By Eli Inkrot
The economy has made its way from “firmer ground” to “moderate growth”. Companies are looking to pay out some of their recently built up cash hoards and investors are happy to take it in. Here are 6 companies that have the ability to become second quarter dividend kings.
Pfizer (PFE) is still enjoying New York tax breaks, and now fancies itself a biopharmaceutical company. The giant produces useful, well-known products such as Lipitor, Celebrex and Viagra. PFE is also established in the vaccine niche which can provide a healthy, almost “set it and forget it” cash flow. On the dividend front PFE has an above average current yield of 3.9%, which is in line with other pharmaceutical companies. At first glance the consistent dividend growth appears to be lacking as Pfizer has only increased payouts for the last 2 years. But a closer look will show that PFE had increased payouts from 1982 until February of 2009, a recessionary cut. With a Price to Earnings ratio around 20, PFE is not as cheap as it could be since it recently hit a 52-week high. Further, the 71% payout ratio is approaching a worrisome level; that payout ratio has been much lower in the past years. Still, having increased dividends by about 11% last December, Pfizer is showing signs of getting back to its old self again.
Home Depot (HD) comes in with a current yield of 2.7%. This home improvement giant has already doubled in price since its 2009 low and is the go-to play for those who are optimistic about the future of real estate. HD held a stagnant dividend from 2006 to 2009, but has since increased its payouts twice. For the last 5 quarters profits have seen double digit growth rates, and that’s with a depressed housing market. This Atlanta-based DIY Company has a P/E ratio around 18 and an average analyst 1-year target upside of about 10%. Considering the opportunity for a housing comeback not just in the next year, but in the coming decade, HD could be a long-term buy. Currently paying out under half of it profits, HD's 47% payout ratio looks sustainable. Expect another $.25 payout announcement later this month. CEO Francis Blake gets high marks from us. HD remains a better real-estate construction pure-play relative to Lowe's (LOW).
Kid favorite Disney (DIS) isn’t just G movies and theme parks; it also sports the ABC and ESPN networks, magazines and cruise ships. But this California dreamboat leaves something to be desired with its 1% current yield. Further, dividends are divvied out just once a year in December; closer to a Christmas bonus than an income stream. Having hit its 52-week high in March, the P/E ratio around 18 doesn’t scream bargain and the recent earnings miss is troubling. However, if you add in that DIS holdings are in demand with children and sports fans, two of the most inelastic markets, you will discover its pricing power. Additionally the 18% payout ratio suggests future growth is possible. Factor in that analysts collectively expected a 1-year upside of 16% and DIS starts to look more appealing.
It should be no surprise that Wells Fargo (WFC) made this list. As one of many financials negatively affected by recent economic events, this San Francisco-based bank took a hefty beating in the dividend department. To be fair, it took a beating everywhere. But it appears that banks are back and the economy is on steadier ground. After a mandatory $.05 payout for the last 8 quarters, WFC immediately took advantage of the opportunity to raise dividends by issuing a $.07 special dividend in March. The company's latest, April 20th announcement upheld this level with a $.12 quarterly issue due to be payable on June 1st. That’s still a far cry from the pre-recession $.34 a quarter, but with the payout ratio near 10% there’s plenty of room for cautious growth. The P/E ratio around 13 is much cheaper than a couple of years ago, but is in line with historic levels. 26 brokers come in with a 1-year median target of about 30% higher than the current price and none of them expect WFC to be lower than where it is today.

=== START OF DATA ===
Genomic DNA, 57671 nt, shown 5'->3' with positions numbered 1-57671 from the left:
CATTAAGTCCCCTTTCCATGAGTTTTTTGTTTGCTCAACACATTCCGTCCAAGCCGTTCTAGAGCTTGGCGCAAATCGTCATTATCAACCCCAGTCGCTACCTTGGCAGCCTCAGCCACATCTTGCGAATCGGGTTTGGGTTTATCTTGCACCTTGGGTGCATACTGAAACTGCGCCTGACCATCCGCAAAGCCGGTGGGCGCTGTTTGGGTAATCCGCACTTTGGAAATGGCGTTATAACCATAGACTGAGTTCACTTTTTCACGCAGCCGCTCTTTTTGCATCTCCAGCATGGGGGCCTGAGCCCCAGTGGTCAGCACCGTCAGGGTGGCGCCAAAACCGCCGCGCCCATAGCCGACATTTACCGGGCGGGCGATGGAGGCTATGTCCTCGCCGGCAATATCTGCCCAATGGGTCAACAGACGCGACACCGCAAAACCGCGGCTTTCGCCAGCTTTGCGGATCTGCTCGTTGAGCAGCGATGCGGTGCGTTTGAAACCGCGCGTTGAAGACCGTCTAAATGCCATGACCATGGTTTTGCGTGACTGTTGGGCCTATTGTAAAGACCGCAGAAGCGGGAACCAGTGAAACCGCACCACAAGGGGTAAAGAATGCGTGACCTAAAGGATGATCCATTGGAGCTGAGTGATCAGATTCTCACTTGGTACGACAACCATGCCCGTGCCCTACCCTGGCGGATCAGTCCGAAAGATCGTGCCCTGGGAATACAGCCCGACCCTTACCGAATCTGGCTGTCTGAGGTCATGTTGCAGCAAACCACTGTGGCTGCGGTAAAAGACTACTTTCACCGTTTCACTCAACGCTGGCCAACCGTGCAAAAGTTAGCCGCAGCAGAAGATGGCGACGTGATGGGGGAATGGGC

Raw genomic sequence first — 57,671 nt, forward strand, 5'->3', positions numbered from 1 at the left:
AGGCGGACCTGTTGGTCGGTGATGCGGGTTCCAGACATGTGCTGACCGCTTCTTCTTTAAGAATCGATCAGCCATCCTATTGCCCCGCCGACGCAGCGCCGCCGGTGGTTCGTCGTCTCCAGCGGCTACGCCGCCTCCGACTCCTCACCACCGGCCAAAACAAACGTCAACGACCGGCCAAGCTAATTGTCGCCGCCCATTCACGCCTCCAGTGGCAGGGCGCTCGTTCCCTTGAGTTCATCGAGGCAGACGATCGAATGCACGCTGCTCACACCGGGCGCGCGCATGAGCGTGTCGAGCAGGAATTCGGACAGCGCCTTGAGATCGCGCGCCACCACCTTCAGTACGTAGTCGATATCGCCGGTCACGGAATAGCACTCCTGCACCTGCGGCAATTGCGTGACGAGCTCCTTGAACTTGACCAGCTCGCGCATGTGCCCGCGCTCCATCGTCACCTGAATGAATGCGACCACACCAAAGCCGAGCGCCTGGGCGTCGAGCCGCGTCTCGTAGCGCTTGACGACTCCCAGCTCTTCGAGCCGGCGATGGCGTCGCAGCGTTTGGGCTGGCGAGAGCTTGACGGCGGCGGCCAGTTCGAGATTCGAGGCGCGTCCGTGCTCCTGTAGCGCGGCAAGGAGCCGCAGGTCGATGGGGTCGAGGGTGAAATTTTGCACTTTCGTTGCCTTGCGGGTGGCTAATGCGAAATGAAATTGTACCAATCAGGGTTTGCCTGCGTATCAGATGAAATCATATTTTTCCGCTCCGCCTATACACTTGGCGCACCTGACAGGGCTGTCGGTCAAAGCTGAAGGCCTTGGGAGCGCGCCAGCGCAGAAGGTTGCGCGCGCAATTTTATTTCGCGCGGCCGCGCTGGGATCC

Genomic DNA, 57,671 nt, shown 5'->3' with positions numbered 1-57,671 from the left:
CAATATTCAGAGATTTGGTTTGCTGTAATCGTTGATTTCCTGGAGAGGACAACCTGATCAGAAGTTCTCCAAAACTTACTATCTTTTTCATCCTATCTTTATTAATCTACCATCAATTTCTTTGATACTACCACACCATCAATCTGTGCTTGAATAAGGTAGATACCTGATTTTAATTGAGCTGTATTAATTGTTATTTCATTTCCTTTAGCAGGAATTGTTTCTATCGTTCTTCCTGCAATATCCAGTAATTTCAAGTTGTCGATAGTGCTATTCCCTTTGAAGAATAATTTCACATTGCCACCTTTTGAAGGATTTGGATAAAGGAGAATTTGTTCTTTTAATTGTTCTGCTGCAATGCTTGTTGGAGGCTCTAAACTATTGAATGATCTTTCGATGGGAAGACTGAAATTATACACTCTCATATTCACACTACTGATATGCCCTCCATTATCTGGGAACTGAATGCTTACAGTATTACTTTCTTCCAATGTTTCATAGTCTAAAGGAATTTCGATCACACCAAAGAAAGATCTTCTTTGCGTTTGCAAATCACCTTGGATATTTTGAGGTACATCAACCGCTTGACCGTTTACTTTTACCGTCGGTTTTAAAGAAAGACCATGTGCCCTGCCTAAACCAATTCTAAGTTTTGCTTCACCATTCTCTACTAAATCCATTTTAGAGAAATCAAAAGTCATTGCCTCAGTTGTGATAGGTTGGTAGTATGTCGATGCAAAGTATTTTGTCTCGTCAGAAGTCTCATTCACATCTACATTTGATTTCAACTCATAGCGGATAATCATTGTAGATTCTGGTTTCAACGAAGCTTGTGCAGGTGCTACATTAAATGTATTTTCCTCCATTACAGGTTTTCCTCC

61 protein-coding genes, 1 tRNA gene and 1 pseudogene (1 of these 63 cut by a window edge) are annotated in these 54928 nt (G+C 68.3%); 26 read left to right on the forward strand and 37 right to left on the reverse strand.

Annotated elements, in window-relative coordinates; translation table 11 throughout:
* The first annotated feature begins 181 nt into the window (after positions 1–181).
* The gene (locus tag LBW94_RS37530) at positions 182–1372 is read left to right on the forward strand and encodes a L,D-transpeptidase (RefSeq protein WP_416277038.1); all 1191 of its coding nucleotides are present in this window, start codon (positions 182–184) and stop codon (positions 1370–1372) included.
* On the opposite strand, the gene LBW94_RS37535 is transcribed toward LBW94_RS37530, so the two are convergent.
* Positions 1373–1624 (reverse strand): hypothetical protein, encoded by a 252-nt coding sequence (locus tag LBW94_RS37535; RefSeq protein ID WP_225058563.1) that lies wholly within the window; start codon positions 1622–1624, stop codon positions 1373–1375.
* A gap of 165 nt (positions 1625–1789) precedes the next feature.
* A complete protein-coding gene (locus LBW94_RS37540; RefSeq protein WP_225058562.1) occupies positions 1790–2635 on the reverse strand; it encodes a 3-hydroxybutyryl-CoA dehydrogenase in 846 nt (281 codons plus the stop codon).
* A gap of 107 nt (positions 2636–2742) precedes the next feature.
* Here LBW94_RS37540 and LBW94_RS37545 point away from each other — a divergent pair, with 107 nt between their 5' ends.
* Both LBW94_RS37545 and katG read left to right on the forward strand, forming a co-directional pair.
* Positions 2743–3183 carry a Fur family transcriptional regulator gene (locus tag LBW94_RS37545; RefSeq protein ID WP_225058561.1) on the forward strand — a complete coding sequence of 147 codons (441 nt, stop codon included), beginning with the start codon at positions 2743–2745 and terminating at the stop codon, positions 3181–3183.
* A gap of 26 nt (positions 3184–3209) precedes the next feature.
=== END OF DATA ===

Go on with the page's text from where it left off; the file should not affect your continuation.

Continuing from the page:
If WFC was no surprise, U.S. Bancorp (USB) shouldn’t turn too many heads either. This Minneapolis-based bank announced a 150% increase in its dividend payouts about a month ago. Still, if you start with an artificially low $.05 a quarter, bumping it up 2 and a half times to $.125 isn’t as impressive as it sounds; but then it again it does best WFC’s payout by half a penny. USB has a current yield of 2% and with its payout ratio around 15% there’s plenty of room for future increases. USB’s quarterly dividend mark was at $.425 before the recession. If USB can approach that in the near term, it could be a huge boost to an investor's yield on cost. The P/E ratio around 13 appears to be in line and 25 brokers expect a 1-year upside of about 19%, although some hold targets below today’s price.
Oracle (ORCL) sits at the bottom of this list with a current yield of 0.7%. I can see it already; you’re saying “How can I possibly make money with a yield this low?” Oracle owner Larry Ellison doesn’t quite have that concern with his 1.1 Billion (yes Billion) shares nabbing him about $500 a minute. However, this technology giant’s low yield leaves the average investor wanting. But ORCL just started making payments in April of 2009 and the payouts appear to be up and coming. For 8 quarters it was held its payout at $.05 a share, until earlier this year when it was bumped up a penny. Not quite there yet, but a 20% dividend increase is rarely a bad sign. Add in the 13% payout ratio and ORCL is a definite candidate for future growth. The P/E ratio of around 23 looks high but is slightly below what it was 5 years ago. 37 brokers are looking for a targeted 1-year upside of about 6%, which is consistent with our trading projections.
Disclosure: I have no positions in any stocks mentioned, and no plans to initiate any positions within the next 72 hours.